North American markets were mixed Monday as violence in Iraq pushed up oil prices and traders looked ahead to the U.S. Federal Reserve’s monthly policy meeting later in the week.
The S&P/TSX composite index added 38.37 points to 15,039.98.
The Canadian dollar was up slightly at 92.11 cents (U.S.) ahead of a two-day meeting by the U.S. Federal Reserve, which will deliver an economic outlook and decide whether it will continue to dial back on its massive bond purchasing program on Wednesday. The stimulus program has long helped support equities markets.
U.S. indexes were lower as the Dow Jones industrials fell 27.80 points to 16,747.94, the Nasdaq slid 8.02 points to 4,302.63, while the S&P 500 dropped 2.27 points to 1,933.89.
Wall Street found support despite a new rate cut by the International Monetary Fund, which is forecasting that the U.S. economy will grow at a modest two per cent this year, below its previous estimate of 2.7 per cent. In a report, the IMF noted that a brutal winter and a slowing housing recovery caused the economy to shrink during the first three months of 2014. The cut in growth comes amid a similar move by the World Bank, which cut its 2014 global growth forecast to 2.8 per cent from 3.2 per cent, citing weather conditions and the political crisis in Ukraine.
Traders are looking ahead to a two-day meeting by the Fed, that begins on Tuesday. The central bank is expected to reduce its massive bond buyback program by a further $10-billion to $35-billion (U.S.) a month on signs of an improving economy. But Chris King with Morgan Meighen and Associates said that Fed chair Janet Yellen is not expected to announce any surprise moves following the end of the meeting Wednesday.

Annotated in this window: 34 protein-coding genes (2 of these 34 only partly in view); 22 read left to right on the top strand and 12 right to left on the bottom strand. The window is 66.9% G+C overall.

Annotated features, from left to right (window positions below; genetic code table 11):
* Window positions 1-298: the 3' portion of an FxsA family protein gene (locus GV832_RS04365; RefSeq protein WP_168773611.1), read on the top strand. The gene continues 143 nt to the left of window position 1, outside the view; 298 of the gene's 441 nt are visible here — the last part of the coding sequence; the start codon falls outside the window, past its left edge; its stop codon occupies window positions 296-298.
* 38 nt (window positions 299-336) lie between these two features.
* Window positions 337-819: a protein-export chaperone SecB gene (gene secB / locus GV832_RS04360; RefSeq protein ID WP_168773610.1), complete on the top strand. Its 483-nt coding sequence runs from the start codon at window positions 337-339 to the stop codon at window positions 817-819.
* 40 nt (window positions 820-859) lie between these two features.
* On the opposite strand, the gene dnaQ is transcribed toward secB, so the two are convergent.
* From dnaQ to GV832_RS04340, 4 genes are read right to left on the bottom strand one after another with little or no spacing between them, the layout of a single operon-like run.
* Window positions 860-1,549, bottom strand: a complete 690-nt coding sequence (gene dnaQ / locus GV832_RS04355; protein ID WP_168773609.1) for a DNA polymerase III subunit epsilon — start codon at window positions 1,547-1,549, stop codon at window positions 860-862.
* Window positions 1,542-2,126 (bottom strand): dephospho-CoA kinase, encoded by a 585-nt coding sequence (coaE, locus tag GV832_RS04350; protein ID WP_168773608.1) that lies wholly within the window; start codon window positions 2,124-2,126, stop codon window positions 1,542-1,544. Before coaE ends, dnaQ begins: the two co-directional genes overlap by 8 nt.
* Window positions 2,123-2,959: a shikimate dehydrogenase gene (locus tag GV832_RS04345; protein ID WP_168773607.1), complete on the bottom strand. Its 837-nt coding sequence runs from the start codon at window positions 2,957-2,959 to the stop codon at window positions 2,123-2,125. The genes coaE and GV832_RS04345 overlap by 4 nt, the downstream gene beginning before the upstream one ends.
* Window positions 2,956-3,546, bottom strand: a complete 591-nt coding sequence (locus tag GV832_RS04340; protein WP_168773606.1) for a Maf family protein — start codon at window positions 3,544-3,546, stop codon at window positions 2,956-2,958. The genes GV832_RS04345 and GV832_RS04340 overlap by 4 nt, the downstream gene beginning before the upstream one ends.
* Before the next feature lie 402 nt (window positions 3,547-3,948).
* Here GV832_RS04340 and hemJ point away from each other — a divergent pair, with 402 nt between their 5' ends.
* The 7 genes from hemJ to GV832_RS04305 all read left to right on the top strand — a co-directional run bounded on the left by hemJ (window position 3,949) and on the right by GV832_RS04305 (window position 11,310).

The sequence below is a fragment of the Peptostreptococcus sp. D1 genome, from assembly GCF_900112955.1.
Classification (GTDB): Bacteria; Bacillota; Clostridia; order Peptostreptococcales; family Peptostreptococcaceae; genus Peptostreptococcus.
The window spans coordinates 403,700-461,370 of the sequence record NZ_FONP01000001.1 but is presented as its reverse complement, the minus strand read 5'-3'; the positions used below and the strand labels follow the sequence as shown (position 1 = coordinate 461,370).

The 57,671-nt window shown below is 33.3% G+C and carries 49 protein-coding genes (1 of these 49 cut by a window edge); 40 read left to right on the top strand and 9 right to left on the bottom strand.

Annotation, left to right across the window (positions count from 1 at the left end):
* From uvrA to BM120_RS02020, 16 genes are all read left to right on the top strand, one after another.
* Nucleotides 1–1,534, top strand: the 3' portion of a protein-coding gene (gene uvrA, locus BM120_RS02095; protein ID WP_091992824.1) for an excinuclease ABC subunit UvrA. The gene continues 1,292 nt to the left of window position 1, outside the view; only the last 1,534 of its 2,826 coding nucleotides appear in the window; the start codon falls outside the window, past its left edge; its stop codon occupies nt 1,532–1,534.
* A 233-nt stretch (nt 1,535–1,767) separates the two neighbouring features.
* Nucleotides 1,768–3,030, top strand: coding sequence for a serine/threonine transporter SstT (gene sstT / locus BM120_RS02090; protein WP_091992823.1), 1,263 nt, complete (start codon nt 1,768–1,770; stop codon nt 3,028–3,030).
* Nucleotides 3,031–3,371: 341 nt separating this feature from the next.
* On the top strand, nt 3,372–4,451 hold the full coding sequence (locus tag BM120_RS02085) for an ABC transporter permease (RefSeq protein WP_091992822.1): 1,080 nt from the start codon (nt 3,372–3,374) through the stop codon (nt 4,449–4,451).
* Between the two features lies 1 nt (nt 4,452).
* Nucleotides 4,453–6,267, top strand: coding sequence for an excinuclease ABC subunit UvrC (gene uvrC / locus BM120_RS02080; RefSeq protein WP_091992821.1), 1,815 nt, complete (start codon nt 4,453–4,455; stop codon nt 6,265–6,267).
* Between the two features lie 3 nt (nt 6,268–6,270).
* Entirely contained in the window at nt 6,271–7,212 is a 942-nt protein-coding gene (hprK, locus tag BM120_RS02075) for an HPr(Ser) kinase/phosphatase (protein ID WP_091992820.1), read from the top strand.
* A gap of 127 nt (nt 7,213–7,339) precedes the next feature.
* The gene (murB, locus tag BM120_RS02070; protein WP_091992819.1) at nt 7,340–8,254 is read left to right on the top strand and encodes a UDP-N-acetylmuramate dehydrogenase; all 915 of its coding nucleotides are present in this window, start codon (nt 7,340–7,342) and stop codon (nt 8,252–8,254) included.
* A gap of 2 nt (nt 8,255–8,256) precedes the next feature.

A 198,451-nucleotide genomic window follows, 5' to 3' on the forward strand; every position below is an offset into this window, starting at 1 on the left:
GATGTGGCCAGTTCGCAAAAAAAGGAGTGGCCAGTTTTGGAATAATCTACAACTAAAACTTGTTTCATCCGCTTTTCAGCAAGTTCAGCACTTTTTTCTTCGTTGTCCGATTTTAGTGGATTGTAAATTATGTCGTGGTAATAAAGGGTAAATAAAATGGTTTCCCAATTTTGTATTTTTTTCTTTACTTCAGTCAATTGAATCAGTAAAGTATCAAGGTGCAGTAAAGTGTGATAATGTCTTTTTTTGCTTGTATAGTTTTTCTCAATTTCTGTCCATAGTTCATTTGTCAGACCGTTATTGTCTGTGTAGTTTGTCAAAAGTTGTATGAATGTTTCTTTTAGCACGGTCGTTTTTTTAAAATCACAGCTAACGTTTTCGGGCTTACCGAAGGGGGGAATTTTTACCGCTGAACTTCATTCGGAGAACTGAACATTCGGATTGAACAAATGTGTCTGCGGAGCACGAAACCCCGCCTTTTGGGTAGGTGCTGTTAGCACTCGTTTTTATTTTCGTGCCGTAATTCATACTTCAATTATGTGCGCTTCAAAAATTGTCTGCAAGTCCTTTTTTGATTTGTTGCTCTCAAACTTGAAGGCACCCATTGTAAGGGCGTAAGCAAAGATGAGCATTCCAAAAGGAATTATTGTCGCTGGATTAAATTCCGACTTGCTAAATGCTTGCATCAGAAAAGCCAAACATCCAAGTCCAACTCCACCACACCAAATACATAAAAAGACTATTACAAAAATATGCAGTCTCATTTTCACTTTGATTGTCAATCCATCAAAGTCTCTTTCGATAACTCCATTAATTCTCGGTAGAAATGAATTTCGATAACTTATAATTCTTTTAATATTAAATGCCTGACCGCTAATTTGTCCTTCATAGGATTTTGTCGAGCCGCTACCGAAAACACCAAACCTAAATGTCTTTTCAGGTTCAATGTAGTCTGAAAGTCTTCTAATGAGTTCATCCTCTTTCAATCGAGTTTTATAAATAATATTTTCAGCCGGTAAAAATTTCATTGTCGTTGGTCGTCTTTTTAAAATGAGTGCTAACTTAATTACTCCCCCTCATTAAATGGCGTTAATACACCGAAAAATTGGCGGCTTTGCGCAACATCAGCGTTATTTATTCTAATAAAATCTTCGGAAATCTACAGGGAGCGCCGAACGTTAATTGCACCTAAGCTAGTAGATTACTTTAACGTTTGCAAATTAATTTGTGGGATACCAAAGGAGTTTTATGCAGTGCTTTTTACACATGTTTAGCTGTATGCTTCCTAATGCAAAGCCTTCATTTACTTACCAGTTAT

“(The Fed) doesn’t want to disrupt the steady progress that is being made,” said King, the vice-president and a portfolio manager.
“The concern is that investors and the Main Street psyche is still quite weak and the economy runs on confidence. The biggest risk would be the economy, so they have got to keep confidence in the markets sustainable.”
Meanwhile in Canada, there were more positive economic signs emerging.
The Canadian Real Estate Association says home sales for May were up 5.9 per cent compared with April and 4.8 per cent higher compared with a year ago .The national average price for a home sold in May was $416,584, up 7.1 per cent from the same month last year, pushed higher by gains in Toronto and Vancouver.
In commodities, the benchmark U.S. crude for July delivery rose four cents to $106.95 (U.S.) a barrel as the conflict in Iraq worsened following reports of a massacre by Islamic militants over the weekend, raising fears of widening instability in the country, a key energy producer. The energy sector was the leading advancer on the Toronto Stock Exchange, up by 0.64 per cent.
The northern town of Tal Afar became the latest to fall to the militants, who have already captured a vast swath of territory including Iraq’s second-largest city, Mosul. The militants, who on Sunday posted graphic photos of truckloads of Iraqi soldiers that they apparently captured and killed, have vowed to march on Baghdad.
Traders also flocked to other commodities such as gold, due to the possible volatility of stocks amid the Iraqi crisis. August bullion was up 70 cents to $1,274.80 an ounce and July copper was up two cents to $3.05 a pound.
In corporate news, Dorel Industries Inc. says it’s buying Hong-Kong-based Lerado Group, one of the largest manufacturers of infant and juvenile products in China, for $120-million. The purchase will provide Dorel with its first company-owned factories in Asia. The acquisition includes four plants, three in China and one based in Taiwan. Its shares rose 1.56 per cent, or 62 cents, to $40.79 on the TSX.